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peacecorp

Fireweed and weedyacres, has your electric bill increased much?thats something I have to consider in addition to the initial install cost - or did your heating bill decrease due to more efficient warming? I live in the northeast and would probably use the heat under tiles ( or cork) in kitchen and bathrooms October through April.
Thanks for your helpful information!

    Bookmark   March 16, 2014 at 6:03PM
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weedyacres

It's hard to sort out the impact of our heated floors on our electric bill, as there are lots of factors in kwh used in a month (time at home, outside temperature, time out of town), but overall I'd say it wasn't significant. I wouldn't say it cut down on the gas heating bill either, though.

    Bookmark   March 17, 2014 at 6:57PM
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kudzu9

Maren-
Underfloor heating mats aren't a bad idea, but they won't offer an economic edge over other forms of heating. To be comfortable and save money, you first need to make the cheapest fix, and that is getting your insulation up to snuff. If you insulated below the kitchen floor and you still have problems, that means your walls and/or attic are inadequately insulated. Until you do this, you will just be looking at an alternative way to waste heating dollars. Whatever your home construction, there are ways to add insulation and you will break even on the cost in a relatively short time and be money ahead every year after that. It's not as sexy as underfloor heating, but it is the first step you need to take.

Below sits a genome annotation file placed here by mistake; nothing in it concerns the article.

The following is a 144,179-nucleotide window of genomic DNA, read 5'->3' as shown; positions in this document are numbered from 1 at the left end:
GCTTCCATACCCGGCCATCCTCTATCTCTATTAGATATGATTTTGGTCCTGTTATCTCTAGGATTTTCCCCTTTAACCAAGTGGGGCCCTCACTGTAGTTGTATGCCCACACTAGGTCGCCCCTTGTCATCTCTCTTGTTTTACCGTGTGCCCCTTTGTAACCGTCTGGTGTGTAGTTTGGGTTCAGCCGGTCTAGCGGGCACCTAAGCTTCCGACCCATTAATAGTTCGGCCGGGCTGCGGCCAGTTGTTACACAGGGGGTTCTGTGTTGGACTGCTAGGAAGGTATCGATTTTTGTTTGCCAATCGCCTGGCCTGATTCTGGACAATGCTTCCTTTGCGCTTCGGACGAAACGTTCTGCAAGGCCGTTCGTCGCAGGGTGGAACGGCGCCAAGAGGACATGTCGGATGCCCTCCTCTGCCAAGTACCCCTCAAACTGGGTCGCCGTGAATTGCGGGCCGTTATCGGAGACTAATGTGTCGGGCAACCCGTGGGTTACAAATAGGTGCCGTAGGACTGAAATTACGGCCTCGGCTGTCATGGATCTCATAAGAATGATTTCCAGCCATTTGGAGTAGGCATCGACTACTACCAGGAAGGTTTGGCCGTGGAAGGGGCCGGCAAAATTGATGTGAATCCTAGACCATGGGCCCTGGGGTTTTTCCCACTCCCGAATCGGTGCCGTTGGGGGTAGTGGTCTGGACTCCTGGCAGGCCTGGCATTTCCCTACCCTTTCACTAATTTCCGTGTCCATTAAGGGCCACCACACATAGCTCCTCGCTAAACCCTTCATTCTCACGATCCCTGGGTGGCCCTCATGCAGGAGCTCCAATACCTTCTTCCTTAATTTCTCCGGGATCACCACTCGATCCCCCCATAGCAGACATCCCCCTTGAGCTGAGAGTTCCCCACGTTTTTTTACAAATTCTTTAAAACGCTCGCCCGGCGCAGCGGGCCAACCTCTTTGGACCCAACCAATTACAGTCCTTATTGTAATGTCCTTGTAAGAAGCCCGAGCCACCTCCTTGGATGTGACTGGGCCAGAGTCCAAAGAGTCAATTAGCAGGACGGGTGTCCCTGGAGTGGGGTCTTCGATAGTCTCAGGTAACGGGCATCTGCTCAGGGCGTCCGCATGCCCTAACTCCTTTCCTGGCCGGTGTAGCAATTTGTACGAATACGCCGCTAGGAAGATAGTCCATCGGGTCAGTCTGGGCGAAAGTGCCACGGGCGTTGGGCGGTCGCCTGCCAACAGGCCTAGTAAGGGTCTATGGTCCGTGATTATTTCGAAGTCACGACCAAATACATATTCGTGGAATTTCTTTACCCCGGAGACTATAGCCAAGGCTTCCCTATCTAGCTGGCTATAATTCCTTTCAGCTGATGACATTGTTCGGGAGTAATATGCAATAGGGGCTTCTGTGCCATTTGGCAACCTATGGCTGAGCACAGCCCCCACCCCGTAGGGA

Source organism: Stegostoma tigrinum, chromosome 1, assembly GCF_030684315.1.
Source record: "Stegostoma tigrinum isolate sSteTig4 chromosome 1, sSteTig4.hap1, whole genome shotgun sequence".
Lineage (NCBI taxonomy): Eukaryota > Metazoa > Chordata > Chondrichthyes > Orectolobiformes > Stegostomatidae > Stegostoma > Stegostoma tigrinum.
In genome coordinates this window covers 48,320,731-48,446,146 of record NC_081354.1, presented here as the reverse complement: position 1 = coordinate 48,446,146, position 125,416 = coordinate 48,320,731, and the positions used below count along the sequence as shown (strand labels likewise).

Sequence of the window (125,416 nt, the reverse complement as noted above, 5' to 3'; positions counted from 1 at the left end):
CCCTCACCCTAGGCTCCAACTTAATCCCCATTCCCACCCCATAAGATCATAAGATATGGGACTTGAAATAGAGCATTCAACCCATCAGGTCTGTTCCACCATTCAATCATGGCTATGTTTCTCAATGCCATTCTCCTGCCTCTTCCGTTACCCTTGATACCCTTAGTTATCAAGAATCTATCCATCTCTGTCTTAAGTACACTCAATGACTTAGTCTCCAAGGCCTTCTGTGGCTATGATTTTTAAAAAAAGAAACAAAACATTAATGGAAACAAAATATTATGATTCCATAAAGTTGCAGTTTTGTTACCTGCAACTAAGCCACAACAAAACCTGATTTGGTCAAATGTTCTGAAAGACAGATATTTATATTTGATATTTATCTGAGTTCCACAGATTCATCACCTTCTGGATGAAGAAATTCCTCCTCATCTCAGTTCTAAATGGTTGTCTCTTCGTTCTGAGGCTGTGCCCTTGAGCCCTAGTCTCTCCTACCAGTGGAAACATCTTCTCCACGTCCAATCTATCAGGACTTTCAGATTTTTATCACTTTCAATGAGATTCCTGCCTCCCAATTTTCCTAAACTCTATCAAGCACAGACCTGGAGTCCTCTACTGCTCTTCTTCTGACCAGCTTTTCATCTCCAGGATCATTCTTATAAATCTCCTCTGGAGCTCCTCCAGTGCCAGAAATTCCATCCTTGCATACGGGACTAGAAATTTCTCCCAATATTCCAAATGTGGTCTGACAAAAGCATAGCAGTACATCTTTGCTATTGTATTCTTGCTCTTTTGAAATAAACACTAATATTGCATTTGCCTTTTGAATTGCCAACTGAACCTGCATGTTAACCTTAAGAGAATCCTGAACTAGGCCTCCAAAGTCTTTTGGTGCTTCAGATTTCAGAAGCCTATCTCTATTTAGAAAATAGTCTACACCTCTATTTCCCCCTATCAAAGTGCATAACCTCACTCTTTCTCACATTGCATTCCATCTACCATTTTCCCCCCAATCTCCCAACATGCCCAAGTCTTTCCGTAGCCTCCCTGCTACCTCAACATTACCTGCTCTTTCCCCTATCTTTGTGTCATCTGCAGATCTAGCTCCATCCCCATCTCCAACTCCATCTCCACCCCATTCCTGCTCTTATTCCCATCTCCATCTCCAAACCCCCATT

Bookmark   March 17, 2014 at 7:10PM
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MarenAL

Thanks for your feedback weedyacres. Good to hear more info from someone who is a heated floor vet.

Kudzu9, you're right, the insulation is inadequate. The attic insulation is good (upstairs is toasty). I think the culprit is poor wall insulation and the cold suck of our garage. We have talked about trading out our garage doors for higher end insullated doors. I think the concrete block garage walls are a problem too. Do you think we should spray insulate and drywall them? Would that help?

    Bookmark   March 17, 2014 at 11:13PM
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kudzu9

Maren-
The answer to your question depends on how your house is built. If the garage is not heated, what you need to do is insulate any shared walls it has with the living space. If it's unheated and you only insulate exterior walls of the garage, then heat from the interior makes its way to the garage and is costing you money; exterior wall insulation in the garage slows that heat and money loss down some, but you are still unnecessarily using the heat you want to keep in the living space to heat the garage. Basically imagine your house without the garage: the walls, floor and ceiling that remain are the areas you want to insulate. You want to create an "envelope" that surrounds all sides of the living areas that you want to keep warm. Does that make sense?

    Bookmark   March 17, 2014 at 11:45PM
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ChickaEladio

Hardwood is a easy way to go with. Using some mats and rugs can also do the job for you but it seems that money is the main factor here, hence wooden floors is the pick for you. You can check out this url for buying some good rugs. They worked for me pretty good.

Here is a link that might be useful: Affordable Rugs

This post was edited by ChickaEladio on Wed, Mar 19, 14 at 4:00

    Bookmark   March 18, 2014 at 7:27AM